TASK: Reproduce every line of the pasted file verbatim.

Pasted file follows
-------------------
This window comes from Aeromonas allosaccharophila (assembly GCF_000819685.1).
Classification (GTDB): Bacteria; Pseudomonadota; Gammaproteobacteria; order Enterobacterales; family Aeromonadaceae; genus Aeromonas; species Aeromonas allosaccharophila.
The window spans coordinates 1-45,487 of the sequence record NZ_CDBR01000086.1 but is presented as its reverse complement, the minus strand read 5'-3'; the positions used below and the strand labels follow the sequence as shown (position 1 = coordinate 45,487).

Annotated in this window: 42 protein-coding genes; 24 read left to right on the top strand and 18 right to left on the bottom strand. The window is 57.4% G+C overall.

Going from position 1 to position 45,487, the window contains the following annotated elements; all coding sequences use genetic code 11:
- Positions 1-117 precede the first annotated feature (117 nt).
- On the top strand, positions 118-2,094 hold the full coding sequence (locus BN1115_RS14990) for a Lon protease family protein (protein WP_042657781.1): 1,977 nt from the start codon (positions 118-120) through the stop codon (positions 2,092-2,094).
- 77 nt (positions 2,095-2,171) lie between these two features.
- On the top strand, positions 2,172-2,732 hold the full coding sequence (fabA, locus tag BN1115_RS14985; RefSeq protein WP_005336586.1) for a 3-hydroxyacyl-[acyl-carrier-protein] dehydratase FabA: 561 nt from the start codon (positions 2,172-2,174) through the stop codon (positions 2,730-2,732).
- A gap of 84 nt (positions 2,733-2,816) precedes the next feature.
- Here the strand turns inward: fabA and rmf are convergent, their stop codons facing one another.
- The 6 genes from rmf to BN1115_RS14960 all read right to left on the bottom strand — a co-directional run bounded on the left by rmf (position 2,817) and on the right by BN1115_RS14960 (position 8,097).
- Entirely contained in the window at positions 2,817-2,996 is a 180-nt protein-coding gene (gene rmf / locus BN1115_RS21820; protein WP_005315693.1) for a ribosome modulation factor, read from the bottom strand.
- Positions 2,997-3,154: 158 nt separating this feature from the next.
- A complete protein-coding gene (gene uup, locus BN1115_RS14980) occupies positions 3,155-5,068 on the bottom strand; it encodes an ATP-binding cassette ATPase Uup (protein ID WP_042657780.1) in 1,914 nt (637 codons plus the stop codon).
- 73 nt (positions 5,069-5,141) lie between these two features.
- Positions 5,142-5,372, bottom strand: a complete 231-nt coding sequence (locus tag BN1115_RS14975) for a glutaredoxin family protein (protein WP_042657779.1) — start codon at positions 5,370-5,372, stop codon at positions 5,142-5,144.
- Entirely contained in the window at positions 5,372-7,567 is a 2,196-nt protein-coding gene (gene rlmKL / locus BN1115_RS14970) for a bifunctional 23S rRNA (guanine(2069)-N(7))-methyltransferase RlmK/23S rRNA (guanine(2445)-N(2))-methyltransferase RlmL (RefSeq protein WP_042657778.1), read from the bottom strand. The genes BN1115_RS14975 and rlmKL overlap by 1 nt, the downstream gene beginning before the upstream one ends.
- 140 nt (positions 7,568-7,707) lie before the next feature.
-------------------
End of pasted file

This window comes from Aeromonas allosaccharophila (assembly GCF_000819685.1).
Classification (GTDB): Bacteria; Pseudomonadota; Gammaproteobacteria; order Enterobacterales; family Aeromonadaceae; genus Aeromonas; species Aeromonas allosaccharophila.
The window spans coordinates 1-45,487 of the sequence record NZ_CDBR01000086.1 but is presented as its reverse complement, the minus strand read 5'-3'; the positions used below and the strand labels follow the sequence as shown (position 1 = coordinate 45,487).

Annotated in this window: 42 protein-coding genes; 24 read left to right on the top strand and 18 right to left on the bottom strand. The window is 57.4% G+C overall.

Going from position 1 to position 45,487, the window contains the following annotated elements; all coding sequences use genetic code 11:
- Positions 1-117 precede the first annotated feature (117 nt).
- On the top strand, positions 118-2,094 hold the full coding sequence (locus BN1115_RS14990) for a Lon protease family protein (protein WP_042657781.1): 1,977 nt from the start codon (positions 118-120) through the stop codon (positions 2,092-2,094).
- 77 nt (positions 2,095-2,171) lie between these two features.
- On the top strand, positions 2,172-2,732 hold the full coding sequence (fabA, locus tag BN1115_RS14985; RefSeq protein WP_005336586.1) for a 3-hydroxyacyl-[acyl-carrier-protein] dehydratase FabA: 561 nt from the start codon (positions 2,172-2,174) through the stop codon (positions 2,730-2,732).
- A gap of 84 nt (positions 2,733-2,816) precedes the next feature.
- Here the strand turns inward: fabA and rmf are convergent, their stop codons facing one another.
- The 6 genes from rmf to BN1115_RS14960 all read right to left on the bottom strand — a co-directional run bounded on the left by rmf (position 2,817) and on the right by BN1115_RS14960 (position 8,097).
- Entirely contained in the window at positions 2,817-2,996 is a 180-nt protein-coding gene (gene rmf / locus BN1115_RS21820; protein WP_005315693.1) for a ribosome modulation factor, read from the bottom strand.
- Positions 2,997-3,154: 158 nt separating this feature from the next.
- A complete protein-coding gene (gene uup, locus BN1115_RS14980) occupies positions 3,155-5,068 on the bottom strand; it encodes an ATP-binding cassette ATPase Uup (protein ID WP_042657780.1) in 1,914 nt (637 codons plus the stop codon).
- 73 nt (positions 5,069-5,141) lie between these two features.
- Positions 5,142-5,372, bottom strand: a complete 231-nt coding sequence (locus tag BN1115_RS14975) for a glutaredoxin family protein (protein WP_042657779.1) — start codon at positions 5,370-5,372, stop codon at positions 5,142-5,144.
- Entirely contained in the window at positions 5,372-7,567 is a 2,196-nt protein-coding gene (gene rlmKL / locus BN1115_RS14970) for a bifunctional 23S rRNA (guanine(2069)-N(7))-methyltransferase RlmK/23S rRNA (guanine(2445)-N(2))-methyltransferase RlmL (RefSeq protein WP_042657778.1), read from the bottom strand. The genes BN1115_RS14975 and rlmKL overlap by 1 nt, the downstream gene beginning before the upstream one ends.
- 140 nt (positions 7,568-7,707) lie before the next feature.